We do believe that the best way, then, to prevent jet lag is to prepare your circadian rhythm for the change in time zone with bright light therapy and melatonin. By the way, I want to say something about melatonin. This is kind of off the topic, but that’s okay. It’s my show and I can do this. Melatonin is not just for sleep and circadian rhythms. When you hear melatonin most people think – sleep aid. The first thing I want you to know is that melatonin is not really a sleep aid, by the way. Melatonin, although it can put you to sleep, it really promotes healthy sleep stages. There are about five sleep stages and you are supposed to go through these stages two or three times every night. Melatonin controls all that. If you are having trouble falling to sleep, there are better things you can take than melatonin, in my opinion. You might want to take a sleep aid with melatonin so that when you do fall asleep, you can go through these normal cycles. As a matter of fact a lot of these sleep aids knock you out and you don’t go through these cycles. Maybe you sleep but it’s not healthy, reparative, restorative sleep. Melatonin does a lot more than just that. Melatonin is an antioxidant. Melatonin seems to be – again this is a lot of new research – but melatonin may play a role in helping other antioxidants work better like superoxide dismutation, vitamin C and glutathione. Melatonin has a lot of different roles. As a matter of fact, even in cancer treatment, by the way. Probably because of its strong antioxidant properties. There is a lot of interesting research going on with melatonin. It is really about melatonin light in your eyes. If you really want to prevent jet lag you have to focus on light, your eyes and melatonin. We call this chronosense. “Chrono” means time and “sense” means you are sensing it. Chronosense means sensing time. Your body has an ability to know when it’s light, obviously, and when it’s dark – nighttime. Your body knows when it should sleep and when it should wake up. That is all controlled ultimately by light coming into your eyes which then affects melatonin. When light hits your eyes, even when they are closed, the light still gets through, the lids aren’t perfect. Look at a bright light, close. Your eyes you can still see the light. When the sun comes up the light comes into your eyes, it hits the retina. When that happens, melatonin goes down. When the lights are turned off, the retina no longer inhibits the melatonin and the melatonin can go up. So, there’s a connection between light, your eyes and melatonin. That is what gives you chronosense. The sense of time. It is important to maintain that sense of time when you are flying to different time zones. Most of the research with jet lag is looking at light therapy and melatonin. I have known this for a while and I have been flying with Life Extension for eight years and more and more I am feeling the effects of jet lag and I have done none of this stuff. I don’t take melatonin. Normally, I sleep just fine. I’ve never thought about melatonin even though I knew all this. I don’t know what is wrong with me. Maybe I need to start doing this. Let’s talk about minimizing jet lag with melatonin. In a 2003 British jet lag study, researchers published a review of the clinical trials that use bright light with and without melatonin in an effort to re-establish circadian rhythms in a new time zone. They were using melatonin with or without light. Remember light, your eyes and melatonin all play a role here. Here the researchers from Britain took people and sent them out to different time zones. All of them were on melatonin but some were given bright light therapy; some were not given bright light therapy. What they found, pretty straight forward, was that when melatonin – about 2 to 5 milligrams – was given with light therapy, jet lag symptoms reduced significantly. What do I mean by bright light therapy? In some cases, they had people just waking up in the new time zone and the first thing they did was open up the drapes and look right at the sun, with their eyes closed obviously. That is bright light therapy. They actually had some light boxes for some people. You can actually buy these things. You can travel with them. They are not the light boxes we use to treat seasonal affective disorder. They are smaller versions of that, but you can travel with these things. Some people did that. But basically, you wake up and you let light hit your eyes immediately. You take melatonin at bed. When you get to the new time zone, it’s probably best to stay outside for a little bit in the new time zone. Since you are in the new time zone, stick to that new time zone when it comes to bed. You still go to bed at ten o’clock in that new time zone, if ten is the time you go to bed. You get to that new time zone; you adjust to that new time zone – going to bed, waking up. Take about 2 to 5 grams of melatonin before you go to bed and the minute you get up get some real light on your face. Get outside and the effects of jet lag, with just those two things, can be dropped off significantly. Light and melatonin. You can also do something called pre-entertaining this is where you pretend like you are in a new time zone before you actually get to the new time zone. That was shown to be helpful, too. But the best thing that you can do is get to the time zone, go by that new time zone, get some melatonin and wake up and get sunlight on your face and that seems to help. I am going to try that.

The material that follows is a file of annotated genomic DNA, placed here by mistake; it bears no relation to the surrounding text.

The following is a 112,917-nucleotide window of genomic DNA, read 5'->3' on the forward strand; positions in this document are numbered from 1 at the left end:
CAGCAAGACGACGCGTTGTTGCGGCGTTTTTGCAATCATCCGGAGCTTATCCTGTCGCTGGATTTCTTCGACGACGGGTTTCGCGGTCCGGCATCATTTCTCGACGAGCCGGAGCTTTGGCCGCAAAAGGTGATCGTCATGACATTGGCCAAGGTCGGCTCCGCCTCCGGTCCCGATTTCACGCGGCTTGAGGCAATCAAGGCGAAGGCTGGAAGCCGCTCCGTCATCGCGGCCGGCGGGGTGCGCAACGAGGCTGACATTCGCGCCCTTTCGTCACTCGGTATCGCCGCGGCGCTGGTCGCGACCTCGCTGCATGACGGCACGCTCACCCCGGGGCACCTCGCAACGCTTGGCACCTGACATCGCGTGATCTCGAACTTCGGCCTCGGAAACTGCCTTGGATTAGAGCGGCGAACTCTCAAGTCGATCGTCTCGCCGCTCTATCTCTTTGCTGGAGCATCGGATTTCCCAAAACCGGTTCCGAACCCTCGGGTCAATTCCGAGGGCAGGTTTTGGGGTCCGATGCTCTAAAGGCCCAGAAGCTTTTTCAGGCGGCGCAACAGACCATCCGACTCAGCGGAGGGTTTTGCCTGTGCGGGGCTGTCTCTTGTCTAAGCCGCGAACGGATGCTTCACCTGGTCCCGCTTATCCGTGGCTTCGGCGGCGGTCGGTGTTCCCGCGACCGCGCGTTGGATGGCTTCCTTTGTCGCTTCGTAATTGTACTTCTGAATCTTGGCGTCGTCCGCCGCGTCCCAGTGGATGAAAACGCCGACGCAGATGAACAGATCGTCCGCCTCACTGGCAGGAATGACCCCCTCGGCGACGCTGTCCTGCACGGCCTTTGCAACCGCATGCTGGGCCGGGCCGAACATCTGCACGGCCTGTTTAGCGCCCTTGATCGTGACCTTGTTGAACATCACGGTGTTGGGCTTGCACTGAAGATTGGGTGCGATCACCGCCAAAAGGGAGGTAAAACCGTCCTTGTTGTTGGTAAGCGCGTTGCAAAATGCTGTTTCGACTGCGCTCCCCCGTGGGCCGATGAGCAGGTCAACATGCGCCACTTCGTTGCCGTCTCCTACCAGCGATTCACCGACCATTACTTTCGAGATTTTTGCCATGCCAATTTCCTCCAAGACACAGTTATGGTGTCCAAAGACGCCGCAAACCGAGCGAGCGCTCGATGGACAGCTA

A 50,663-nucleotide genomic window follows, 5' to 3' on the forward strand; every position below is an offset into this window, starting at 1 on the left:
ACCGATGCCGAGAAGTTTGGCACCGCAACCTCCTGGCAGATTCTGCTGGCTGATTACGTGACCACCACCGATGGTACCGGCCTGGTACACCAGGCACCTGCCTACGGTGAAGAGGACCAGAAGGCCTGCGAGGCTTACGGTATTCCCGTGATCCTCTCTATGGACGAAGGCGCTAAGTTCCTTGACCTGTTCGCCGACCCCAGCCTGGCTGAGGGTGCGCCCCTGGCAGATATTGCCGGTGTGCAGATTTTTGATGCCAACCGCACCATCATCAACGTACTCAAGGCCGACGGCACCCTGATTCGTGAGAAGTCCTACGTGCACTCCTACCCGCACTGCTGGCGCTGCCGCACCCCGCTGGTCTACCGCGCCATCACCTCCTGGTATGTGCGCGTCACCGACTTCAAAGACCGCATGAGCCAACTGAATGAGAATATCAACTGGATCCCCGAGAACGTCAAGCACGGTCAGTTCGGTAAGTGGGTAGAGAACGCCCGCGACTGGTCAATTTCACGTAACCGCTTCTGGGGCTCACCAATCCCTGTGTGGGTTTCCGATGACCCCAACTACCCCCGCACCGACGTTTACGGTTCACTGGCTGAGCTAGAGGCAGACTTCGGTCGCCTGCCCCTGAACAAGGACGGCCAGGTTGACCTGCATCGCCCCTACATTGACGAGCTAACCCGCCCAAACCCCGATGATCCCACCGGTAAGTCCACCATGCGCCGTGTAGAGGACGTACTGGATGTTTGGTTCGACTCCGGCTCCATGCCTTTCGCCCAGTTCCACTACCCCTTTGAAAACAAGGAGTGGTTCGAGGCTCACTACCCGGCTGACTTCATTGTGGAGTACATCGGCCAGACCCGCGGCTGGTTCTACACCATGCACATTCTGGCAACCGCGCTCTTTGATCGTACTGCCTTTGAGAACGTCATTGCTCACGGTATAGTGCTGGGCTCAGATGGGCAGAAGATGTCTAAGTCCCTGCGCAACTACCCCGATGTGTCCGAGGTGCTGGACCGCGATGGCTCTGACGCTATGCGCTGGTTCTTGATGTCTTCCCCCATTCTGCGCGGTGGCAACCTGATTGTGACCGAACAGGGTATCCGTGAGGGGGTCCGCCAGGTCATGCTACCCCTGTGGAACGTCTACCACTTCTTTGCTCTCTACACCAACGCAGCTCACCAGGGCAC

This is Healthy Talk on RadioMD. I’m Dr. Mike. Stay well.